Hello to all tap beer lovers… venues and drinkers.
Business conditions for everyone are being smashed this year, and some areas are feeling the pinch harder than most at the moment. At time of writing Melbourne is in locked down again, Sydney is seeing some cases rise… whilst Clive is trying to gate crash WA’s secluded virus free world.
One thing that is common with venues we talk with, is that things are different, there is a ‘new new’.
With the surety of the Jobkeeper programmes ending at some point, it is a case of the survival of the fittest. Many businesses are conducting their own ‘branch and root’ analysis of how they operate so they are in a great position to ‘hold out’ the storm.
Beer line cleaning is an area we recommend requires analysis and is justifiably receiving. Our advice, is for the venue to first decide what quality of beer they wish to consistently serve, and then build a plan around to suit.
For some operators, beer line cleaning is seen as a cost (it has been described to us as an inconvenience) and for others it is an integral part of conducting business in serving high quality tap beer.
Our observation is, that venues have all ways had differing focuses of beer line hygiene. Some clean weekly (yes we still meet them) and others monthly and sadly we come across some that are several months between cleans.
What beer quality suits your venue’s brand?
We spend thousands of dollars each year carrying out laboratory testing of tap beer quality, our microbiologists inform us to understand how bio-film grows within the beer lines.
The short answer is biofilm found within beer line systems is regarded as one the strongest bonded adhesives known. Once a biofilm growth begins it is then an easy attachment for new bacteria to join and grow the bio-film party. When given sufficient time to grow, it becomes very very difficult to remove.
This why traditionally the industry has been encouraged to clean weekly and more recently with the inception of glycol, fortnightly.
Interesting fact, did you know the the US State of Illinois has legislated that glycol beer systems must be cleaned every 2 weeks maximum.
If a venues cleaning cycle is beyond fortnightly, they will be hoping that their cleaning method (and chemical and dilution rate) is sufficient to remove all of the bio-film at that cleaning instance. If just the majority of the bio-film is removed, it then leaves ‘anchors’ for the next bacteria party to quickly reassemble.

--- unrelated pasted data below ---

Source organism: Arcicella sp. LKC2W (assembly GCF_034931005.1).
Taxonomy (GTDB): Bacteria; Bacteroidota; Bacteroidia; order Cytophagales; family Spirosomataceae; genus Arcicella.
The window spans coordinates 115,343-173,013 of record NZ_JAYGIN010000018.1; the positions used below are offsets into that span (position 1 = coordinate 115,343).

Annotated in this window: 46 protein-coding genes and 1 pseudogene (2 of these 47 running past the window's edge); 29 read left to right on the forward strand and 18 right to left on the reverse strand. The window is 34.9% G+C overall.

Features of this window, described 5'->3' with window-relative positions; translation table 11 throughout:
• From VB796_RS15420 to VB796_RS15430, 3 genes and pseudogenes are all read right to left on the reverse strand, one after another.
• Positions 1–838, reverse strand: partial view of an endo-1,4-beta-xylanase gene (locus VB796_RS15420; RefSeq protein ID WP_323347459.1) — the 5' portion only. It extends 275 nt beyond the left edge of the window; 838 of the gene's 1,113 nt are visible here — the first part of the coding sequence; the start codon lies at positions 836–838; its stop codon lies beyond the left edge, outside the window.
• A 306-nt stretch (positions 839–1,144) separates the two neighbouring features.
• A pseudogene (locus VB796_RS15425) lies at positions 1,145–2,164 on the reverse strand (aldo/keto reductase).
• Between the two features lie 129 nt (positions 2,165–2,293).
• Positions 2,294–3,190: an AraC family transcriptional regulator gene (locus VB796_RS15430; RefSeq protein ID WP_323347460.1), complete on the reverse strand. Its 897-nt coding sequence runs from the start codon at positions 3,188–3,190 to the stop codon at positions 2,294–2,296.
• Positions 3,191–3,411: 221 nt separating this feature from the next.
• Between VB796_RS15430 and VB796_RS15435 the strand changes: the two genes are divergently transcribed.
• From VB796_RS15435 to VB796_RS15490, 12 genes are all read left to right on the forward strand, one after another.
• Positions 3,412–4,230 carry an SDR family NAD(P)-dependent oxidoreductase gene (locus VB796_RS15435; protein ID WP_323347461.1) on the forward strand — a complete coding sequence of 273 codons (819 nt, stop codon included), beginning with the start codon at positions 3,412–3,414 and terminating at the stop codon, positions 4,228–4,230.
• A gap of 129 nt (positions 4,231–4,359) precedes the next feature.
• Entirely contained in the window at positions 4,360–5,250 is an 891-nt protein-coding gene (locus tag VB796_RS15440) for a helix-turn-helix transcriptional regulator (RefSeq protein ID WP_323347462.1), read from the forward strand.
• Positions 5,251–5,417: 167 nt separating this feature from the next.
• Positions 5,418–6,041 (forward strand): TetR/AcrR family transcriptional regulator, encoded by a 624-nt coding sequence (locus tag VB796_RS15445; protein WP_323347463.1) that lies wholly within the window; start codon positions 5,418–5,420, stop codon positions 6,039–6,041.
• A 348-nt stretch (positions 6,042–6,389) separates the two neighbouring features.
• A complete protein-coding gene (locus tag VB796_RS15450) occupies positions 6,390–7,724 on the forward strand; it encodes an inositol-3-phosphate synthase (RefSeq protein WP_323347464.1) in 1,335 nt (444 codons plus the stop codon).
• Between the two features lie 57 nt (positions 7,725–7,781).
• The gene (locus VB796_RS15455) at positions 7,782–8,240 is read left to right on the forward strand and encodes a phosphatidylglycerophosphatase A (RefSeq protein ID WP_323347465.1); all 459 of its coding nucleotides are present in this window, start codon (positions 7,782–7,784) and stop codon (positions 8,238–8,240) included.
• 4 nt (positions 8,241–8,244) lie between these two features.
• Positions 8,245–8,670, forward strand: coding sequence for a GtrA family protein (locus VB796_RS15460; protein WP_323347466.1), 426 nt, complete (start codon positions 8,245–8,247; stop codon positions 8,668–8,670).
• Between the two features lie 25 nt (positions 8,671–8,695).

If the lines aren’t sanitised – 100% removal of all contaminants – at every cleaning occurance, then there is a compounding issue occuring.
As an avid beer drinker and a industry partner, it’s surprising that the lure of savings can still bang louder than the desire to provide exceptional quality tap beer.
The adage “we haven’t received any complaints about our quality’, Aussies generally don’t complain, we’re polite. If it is a local they may move to packaged, but for most, I’m sure they just try the next pub.
There wouldn’t be a brewer in the land that would endorse monthly cleaning.
For the venues cleaning monthly, please hand on heart… “tell me honestly if the beer quality on day 28 is as fresh and delicious as it tastes and looks at day 1?”
From our experience and the science data we see, beer lines should be cleaned fortnightly as a minimum, in the traditional sense.
Special attention must also be applied to the quality of the cleaner and whether the dosing settings are correct if using a dosing pump. Check the manufacturers datasheets, many will provide a dilution rate, but no correlation to the cleaning frequency. One of the main products in use in the market has a recommended dilution rate only, I understand was initially set for weekly. So cleaning monthly with the same dilution is unlikely to remove the established bio-film.
In theses changing times, don’t change the quality… negatively.
Exceptional tap beer quality is not a fluke.
You can consider the financial benefits of our system in your venue below.